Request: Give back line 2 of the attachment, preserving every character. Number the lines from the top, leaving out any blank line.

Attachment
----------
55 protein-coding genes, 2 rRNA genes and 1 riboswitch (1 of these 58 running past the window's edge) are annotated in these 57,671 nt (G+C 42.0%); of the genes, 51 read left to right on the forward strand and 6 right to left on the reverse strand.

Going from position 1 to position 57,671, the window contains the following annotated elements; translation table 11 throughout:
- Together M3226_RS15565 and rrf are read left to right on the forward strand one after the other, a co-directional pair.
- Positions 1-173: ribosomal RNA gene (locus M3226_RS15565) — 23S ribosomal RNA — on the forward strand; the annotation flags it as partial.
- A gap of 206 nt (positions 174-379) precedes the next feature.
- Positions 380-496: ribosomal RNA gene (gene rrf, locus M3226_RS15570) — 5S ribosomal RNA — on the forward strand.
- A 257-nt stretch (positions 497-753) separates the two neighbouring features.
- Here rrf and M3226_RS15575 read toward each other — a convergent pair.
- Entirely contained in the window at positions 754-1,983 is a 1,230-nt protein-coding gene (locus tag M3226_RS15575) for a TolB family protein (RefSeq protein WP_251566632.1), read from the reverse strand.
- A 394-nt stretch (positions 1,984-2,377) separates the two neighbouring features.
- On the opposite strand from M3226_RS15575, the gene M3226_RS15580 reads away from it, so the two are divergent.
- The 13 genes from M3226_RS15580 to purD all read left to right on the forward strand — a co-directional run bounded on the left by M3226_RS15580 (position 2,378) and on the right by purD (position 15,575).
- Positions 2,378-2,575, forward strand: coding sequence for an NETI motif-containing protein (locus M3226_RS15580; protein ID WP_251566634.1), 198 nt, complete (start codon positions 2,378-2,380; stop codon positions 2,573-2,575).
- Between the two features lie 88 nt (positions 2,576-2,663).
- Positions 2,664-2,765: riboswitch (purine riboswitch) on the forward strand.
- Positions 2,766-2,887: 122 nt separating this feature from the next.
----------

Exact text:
Going from position 1 to position 57,671, the window contains the following annotated elements; translation table 11 throughout: